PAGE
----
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5.1 PSYCHOLOGY, Social issues, Law, Criminology
The remand population of children and young people continues to rise in Ireland. Despite this growth, little is known about their experiences on remand. This paper focuses on such experiences from the perspective of the young prisoners. It is based on 62 semi-structured interviews conducted with young males and females aged 16 to 21 years on remand in St. Patrick’s Institution, Cloverhill Remand Prison and the Dόchas Centre, Mountjoy Prison. The paper highlights how young people who have yet to be found guilty are frequently detained for long periods in prison and are exposed to punitive conditions. The findings have important implications for policy in Ireland particularly in light of the principles of the Children Act, 2001 which state that young people should only be detained in custody for the shortest amount of time possible and as a measure of last resort. The paper seeks to make an important contribution to the criminology field by providing a critical analysis of the provisions that regulate custodial remand for young people in Ireland.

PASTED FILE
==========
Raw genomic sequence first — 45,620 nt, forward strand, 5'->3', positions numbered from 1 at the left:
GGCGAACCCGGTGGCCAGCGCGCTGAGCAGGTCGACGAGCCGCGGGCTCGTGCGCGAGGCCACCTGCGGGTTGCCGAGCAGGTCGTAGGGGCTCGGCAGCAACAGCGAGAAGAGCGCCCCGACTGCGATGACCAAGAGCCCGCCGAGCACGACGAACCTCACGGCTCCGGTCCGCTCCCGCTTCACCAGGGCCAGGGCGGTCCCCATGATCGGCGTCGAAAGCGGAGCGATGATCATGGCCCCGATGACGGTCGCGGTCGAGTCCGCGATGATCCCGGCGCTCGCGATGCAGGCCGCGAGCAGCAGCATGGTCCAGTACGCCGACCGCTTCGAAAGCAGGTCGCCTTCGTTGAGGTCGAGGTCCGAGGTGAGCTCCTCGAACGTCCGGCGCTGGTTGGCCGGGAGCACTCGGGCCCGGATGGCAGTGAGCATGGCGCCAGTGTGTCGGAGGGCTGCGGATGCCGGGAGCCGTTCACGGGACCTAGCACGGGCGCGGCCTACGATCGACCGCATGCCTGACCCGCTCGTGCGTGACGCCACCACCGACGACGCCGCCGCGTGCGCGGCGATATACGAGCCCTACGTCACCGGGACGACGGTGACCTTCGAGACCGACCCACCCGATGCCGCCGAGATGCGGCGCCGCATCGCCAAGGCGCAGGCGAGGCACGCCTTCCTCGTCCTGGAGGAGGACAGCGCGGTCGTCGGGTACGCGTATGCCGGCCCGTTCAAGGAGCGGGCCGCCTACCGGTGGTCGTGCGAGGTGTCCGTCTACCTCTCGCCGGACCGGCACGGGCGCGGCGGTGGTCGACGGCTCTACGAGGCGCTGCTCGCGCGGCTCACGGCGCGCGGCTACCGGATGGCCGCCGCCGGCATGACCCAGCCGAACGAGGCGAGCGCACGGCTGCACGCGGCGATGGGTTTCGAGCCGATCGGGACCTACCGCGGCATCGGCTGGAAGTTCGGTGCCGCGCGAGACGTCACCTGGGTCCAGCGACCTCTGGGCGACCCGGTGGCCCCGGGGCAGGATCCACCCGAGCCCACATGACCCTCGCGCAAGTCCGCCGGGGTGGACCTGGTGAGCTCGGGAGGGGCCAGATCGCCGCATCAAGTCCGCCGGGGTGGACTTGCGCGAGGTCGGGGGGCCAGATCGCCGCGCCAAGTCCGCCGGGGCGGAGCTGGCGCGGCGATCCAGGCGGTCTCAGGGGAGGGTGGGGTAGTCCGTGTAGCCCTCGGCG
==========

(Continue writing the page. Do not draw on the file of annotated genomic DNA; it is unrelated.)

Freeman, Sinead: The Life and Times of Young People on Remand: Recommendations for Future Policy in Ireland. Freeman, S. (2007). The life and times of young people on remand: Recommendations for future policy in Ireland, in K. Lalor, F. Ryan, M. Seymour and C. Hamilton (Eds.), Young people and crime: Research, policy and practice conference proceedings (pp. 110-120). Dublin: Centre for Social and Educational Research.